With that, Motherland Essentials was born–a name Andrea came up with “in 15 minutes.” As a black woman, the connection to her motherland of Africa was important, and many of the ingredients she uses come from the continent of Africa. The idea of motherland crosses all nations, though, Andrea says, as the very best ingredients come from mother nature, from the land itself, no matter what someone’s homeland may be. The word “essential” emphasizes the fact that self-care should be a priority in life, and Andrea says it includes more than people traditionally believe.
“People throw the words ‘self care’ around,” says Andrea, “And there’s this idea that it means bubble baths and bath bombs. Of course, I make those, and I do those things, and I believe they are an important part of a self care routine. But self care may also be ugly. It may be screaming or allowing yourself to cry. I want to emphasize that taking care of yourself has many sides, and they’re all important, and essential to being better in general.”
When Andrea Davis created Motherland Essentials, she began testing the market to see if her concept was viable by setting up her booth at local farmer’s markets, often with her children (including her youngest son, Khari) in tow. With extremely positive feedback about the all-natural, small-batch products she created including handcrafted soaps, lotions, bath bombs, body butters, and more, she dove in, perfecting her brand and offerings. Preferring the intimate connection of a farmer’s market over other sales channels, Andrea thrives in the environment of being able to recommend products directly to a customer and hear their feedback immediately, always striving to do better. In addition to markets, her soaps have been featured in the Gibbes Museum store, and are also in West Elm downtown, The Station in Park Circle, at Fresh Future Farms, and other small businesses around the Lowcountry. As business began to pick up, Andrea also started offering soapmaking classes, a popular experience that has been on pause due to Covid-19, but one she cannot wait to get started once again.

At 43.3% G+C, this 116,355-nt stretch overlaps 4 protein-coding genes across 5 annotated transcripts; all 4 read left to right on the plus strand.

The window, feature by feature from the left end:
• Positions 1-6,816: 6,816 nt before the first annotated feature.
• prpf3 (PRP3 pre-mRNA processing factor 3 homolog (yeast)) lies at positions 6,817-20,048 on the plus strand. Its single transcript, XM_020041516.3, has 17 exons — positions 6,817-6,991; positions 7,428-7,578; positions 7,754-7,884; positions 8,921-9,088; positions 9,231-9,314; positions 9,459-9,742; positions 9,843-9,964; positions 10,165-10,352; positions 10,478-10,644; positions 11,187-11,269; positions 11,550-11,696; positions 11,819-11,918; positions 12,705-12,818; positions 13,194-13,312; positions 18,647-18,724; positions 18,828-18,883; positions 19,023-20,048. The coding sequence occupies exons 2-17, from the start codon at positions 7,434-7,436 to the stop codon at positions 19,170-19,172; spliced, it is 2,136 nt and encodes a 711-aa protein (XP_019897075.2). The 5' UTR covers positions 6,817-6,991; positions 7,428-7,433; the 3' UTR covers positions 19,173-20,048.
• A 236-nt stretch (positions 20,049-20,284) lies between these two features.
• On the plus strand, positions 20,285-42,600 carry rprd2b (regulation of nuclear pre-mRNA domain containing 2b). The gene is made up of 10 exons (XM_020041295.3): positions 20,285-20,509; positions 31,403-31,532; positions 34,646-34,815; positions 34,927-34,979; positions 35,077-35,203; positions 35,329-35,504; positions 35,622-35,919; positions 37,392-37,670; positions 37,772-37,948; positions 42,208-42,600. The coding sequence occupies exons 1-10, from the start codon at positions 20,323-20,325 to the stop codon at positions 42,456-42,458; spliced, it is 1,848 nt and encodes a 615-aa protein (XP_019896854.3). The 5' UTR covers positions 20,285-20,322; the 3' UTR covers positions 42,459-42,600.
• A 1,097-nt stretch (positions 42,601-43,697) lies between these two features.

In 2020, despite the economic downturn, Andrea Davis and Motherland Essentials have seen an increase in support, and the artisan was able to hire another woman named Asia to help keep up with orders, always striving to be the type of empathetic business owner she wished she had back in her banking days. She is looking at acquiring a warehouse space and expanding her availability in local and regional stores.
While Motherland Essentials is a product of a hardworking visionary named Andrea Davis, she credits her family with supporting her along the way. Her husband Josh, who she says is “the coolest person ever” offers his support any way she needs it, while 11 year old Russell is her honest product reviewer, and recently helped create an Autism Awareness-themed soap, raising money for the cause. Four year old Khari tries to help with packing or cutting soap, and can often be seen on Andrea’s back, wrapped up in a toddler carrier and watching his mama achieve her dreams. Being deeply involved in her children’s lives while running a business is not always easy, she says, but it is rewarding.
“Mothers often feel like we can’t do a whole lot outside of parenting because many of us are the primary caretakers of our children,” Andrea says. “And that is a very real concern, but you just have to navigate it differently. You have to move differently. For me, I wear my son, I involve them in the process, I bring them to markets….I think it’s important for them to see me making this happen. For us, it works.”
For Andrea, the path to achieving her dreams was one that was most impacted by a critical step, and one that people are often terrified to take: the very first one.
“I just think, especially right now, that everyone is looking for answers and trying to find their way,” says Andrea. “I want to encourage people to just start. If you have an idea, just start. Don’t wait for perfection, it’ll never happen. Just begin, and if it doesn’t work out the way you want it to, you can pivot and learn from it. At least you tried it. And that’s what matters most.” AM
To learn more about Motherland Essentials, visit motherlandessentials.com or check out @motherlandessentials on Instagram and Facebook.
by Jana Riley